What is politico-normative contest? Jugglery of words, nothing else. That is what this biased article is all about. The issue simply is about some traitors compromising the national security of Pakistan. Rather than taking the law in their own hands, the armed forces have shown great restraint. They are relying on the country’s legal system to unearth the mutinous culprits, if any. Asma Jahangir, the paid henchman of USA and India is doing everything in her power to tarnish the image of our armed forces. If she has so much love for the Indians why does she not go and live under the feet of her favourite Bal Thakery? She is neither right politically or legally, and what is the difference? Again, jugglery of words. The writer is US based and probably earns his bread writing for the neo conservative Americans. And why should the courts do anything beyond legal constraints and why is he ‘feeding’ the notion of civil-military divide? Rather he should be exposing the corrupt and sold out civilian leaders who rule the country today. Thankfully the Army is keeping a check on our foreign and security matters. If Haqqani or his master Zardari or any others who are guilty, should punished according to the law of the land. Do we the people of Pakistan demand too much? And finally what strategic defeat of the country if the investigation clearly identifies and exposes the real culprits? It will certainly be a victory for the people of Pakistan.
    Ata

  • Muhammad Zafar Chaudhry  On January 8, 2012 at 2:37 am

    Thank you for sharing this well balanced comment on the uncalled for
    and contemptous outbursts of Madam Asma Jilani against the Army and
    ISI. The learned author has in conclusion advised the military to
    address the strategic fault line in the civil-military relations,
    implying, a degree of responsibility for the existence of the gulf.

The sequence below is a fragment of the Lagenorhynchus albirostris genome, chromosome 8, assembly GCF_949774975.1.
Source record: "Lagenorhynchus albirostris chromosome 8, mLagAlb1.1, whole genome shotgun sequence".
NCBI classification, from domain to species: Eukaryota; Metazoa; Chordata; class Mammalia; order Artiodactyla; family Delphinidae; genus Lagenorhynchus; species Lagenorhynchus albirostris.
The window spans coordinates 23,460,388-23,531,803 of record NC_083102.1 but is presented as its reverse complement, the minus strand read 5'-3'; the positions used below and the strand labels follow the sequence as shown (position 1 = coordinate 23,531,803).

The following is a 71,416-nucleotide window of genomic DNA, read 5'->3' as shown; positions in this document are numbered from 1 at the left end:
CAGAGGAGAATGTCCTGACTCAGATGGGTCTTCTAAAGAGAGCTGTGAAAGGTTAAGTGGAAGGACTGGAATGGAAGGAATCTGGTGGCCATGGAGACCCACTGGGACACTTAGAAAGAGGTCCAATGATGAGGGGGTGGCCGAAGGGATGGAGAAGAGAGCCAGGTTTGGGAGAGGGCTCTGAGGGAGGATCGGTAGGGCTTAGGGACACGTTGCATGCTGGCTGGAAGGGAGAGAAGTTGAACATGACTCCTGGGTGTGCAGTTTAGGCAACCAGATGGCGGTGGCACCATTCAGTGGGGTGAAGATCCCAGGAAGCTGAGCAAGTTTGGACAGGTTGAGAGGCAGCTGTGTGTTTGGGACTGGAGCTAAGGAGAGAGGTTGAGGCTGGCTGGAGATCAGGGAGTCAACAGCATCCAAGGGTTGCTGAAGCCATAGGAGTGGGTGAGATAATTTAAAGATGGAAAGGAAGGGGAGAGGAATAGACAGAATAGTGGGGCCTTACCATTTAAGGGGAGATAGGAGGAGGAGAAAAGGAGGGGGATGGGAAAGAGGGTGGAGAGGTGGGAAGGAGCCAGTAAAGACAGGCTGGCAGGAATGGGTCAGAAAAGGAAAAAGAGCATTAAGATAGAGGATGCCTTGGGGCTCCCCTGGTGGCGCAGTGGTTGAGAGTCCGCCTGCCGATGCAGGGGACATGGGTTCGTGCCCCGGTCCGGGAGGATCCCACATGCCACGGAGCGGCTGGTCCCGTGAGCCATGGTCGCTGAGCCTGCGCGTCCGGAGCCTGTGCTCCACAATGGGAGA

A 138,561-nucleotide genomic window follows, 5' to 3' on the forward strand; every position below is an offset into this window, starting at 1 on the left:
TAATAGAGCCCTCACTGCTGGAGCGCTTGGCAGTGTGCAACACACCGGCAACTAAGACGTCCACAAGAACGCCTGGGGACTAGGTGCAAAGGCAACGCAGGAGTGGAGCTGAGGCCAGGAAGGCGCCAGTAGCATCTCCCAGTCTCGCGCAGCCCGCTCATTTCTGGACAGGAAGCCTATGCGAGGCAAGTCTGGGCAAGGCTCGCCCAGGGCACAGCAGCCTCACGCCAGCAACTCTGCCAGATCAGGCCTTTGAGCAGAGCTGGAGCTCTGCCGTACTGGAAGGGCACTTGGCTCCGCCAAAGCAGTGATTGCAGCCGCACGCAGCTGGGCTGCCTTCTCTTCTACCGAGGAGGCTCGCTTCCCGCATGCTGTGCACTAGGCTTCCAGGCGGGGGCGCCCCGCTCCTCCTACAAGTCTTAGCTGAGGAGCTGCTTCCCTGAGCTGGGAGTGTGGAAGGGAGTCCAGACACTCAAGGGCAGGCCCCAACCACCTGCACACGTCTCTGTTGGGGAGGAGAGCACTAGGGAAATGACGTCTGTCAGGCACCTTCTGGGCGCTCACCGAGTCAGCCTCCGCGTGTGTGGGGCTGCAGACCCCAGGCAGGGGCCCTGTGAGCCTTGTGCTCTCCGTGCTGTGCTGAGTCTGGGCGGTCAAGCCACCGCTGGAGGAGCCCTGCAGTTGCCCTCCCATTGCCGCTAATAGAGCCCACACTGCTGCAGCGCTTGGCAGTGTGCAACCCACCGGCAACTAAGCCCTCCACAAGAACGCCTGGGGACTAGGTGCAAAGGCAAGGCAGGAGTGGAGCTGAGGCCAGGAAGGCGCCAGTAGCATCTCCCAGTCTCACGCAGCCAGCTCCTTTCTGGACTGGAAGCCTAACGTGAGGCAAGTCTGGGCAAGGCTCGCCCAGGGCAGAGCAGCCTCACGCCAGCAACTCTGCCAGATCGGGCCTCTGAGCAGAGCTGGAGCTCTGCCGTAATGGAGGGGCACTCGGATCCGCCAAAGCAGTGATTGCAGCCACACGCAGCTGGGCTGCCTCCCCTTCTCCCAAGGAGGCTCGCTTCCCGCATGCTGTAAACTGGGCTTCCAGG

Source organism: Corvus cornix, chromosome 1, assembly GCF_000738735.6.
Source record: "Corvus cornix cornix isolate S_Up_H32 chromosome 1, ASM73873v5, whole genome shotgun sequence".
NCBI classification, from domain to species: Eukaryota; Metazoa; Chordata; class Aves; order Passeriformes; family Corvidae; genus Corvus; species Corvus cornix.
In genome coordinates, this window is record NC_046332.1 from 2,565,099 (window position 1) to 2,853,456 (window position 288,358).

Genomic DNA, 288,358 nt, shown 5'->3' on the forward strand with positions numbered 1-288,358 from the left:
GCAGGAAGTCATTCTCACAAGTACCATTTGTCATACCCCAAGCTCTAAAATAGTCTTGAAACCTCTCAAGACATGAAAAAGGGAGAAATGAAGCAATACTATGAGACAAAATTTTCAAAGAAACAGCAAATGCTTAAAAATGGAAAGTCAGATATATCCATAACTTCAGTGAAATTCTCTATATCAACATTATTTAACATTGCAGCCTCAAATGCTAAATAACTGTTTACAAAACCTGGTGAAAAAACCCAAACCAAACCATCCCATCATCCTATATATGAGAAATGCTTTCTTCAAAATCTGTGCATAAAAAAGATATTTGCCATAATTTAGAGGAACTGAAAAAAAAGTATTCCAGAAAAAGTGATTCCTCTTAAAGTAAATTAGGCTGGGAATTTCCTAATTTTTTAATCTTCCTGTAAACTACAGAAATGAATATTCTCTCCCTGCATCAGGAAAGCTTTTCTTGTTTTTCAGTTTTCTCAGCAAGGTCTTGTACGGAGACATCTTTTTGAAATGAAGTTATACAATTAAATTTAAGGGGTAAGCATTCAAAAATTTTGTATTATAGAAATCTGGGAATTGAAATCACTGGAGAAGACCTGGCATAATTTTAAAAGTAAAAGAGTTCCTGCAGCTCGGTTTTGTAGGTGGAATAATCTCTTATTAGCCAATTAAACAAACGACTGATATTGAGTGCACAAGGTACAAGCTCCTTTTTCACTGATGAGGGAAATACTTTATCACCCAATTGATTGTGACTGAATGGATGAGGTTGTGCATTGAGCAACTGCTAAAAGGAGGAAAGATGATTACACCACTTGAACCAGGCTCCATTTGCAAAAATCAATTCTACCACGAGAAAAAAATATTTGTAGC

Those who have seen the history of Pakistan unfold in front of their
    eyes may have a comment in this regard.
    Let us take a deep breath and honestly answer the question as to what
    factors at the relevant time caused the military to exert itself? And
    before any judgment, let us also remind ourselves that each time
    military action was enthusiastically welcomed by the public. However,
    experience must have made it clear to the military that people’
    sanction was neither permanent nor unconditional.
    The action if any, is due in the political field. Those who aspire for
    the leadership of the nation have to have the make up of leaders – in
    character, knowledge and performance. It is for political parties to
    work out procedures and practices to ensure that men and women of real
    merit are chosen to lead their outfits. Failing …. history will
    continue repeat itself in this land of the Pure. God bless Pakistan.
    MZ

    • S U Turkman  On January 10, 2012 at 9:54 pm

      The Question is, why Military does not let anyone finish his/her term that people elect for?
      It means, Military does not believe in Democracy and thinks, Pakistanis are not Pakistan, it is Pakistan instead. The only way to change this is, make President of Pakistan the C-n-C of Military just like in USA. You see, Soldiers pledge allegiance to their Chief, not Democratically Elected leader of Pakistan like Pak Constitutions requires. That Oath of Allegiance to Army by Soldiers is unconstitutional and should be banned by law. Oath of Allegiance should be to Elected President of Pakistan so, the Soldiers can stand against their Military Generals, who want to overthrow Elected Government.
      The whole purpose of Democracy is gone if you make Military Holier than your Elected Government. In Pakistan, this is what you have and this is why Military has been ruling Pakistan for 47 out last 55 years directly or indirectly.

Leave a Reply

Fill in your details below or click an icon to log in:

WordPress.com Logo

You are commenting using your WordPress.com account. Log Out / Change )

Twitter picture

You are commenting using your Twitter account. Log Out / Change )

Facebook photo

You are commenting using your Facebook account. Log Out / Change )

Google+ photo

You are commenting using your Google+ account. Log Out / Change )

Connecting to %s

Follow

Get every new post delivered to your Inbox.

Join 100 other followers

%d bloggers like this: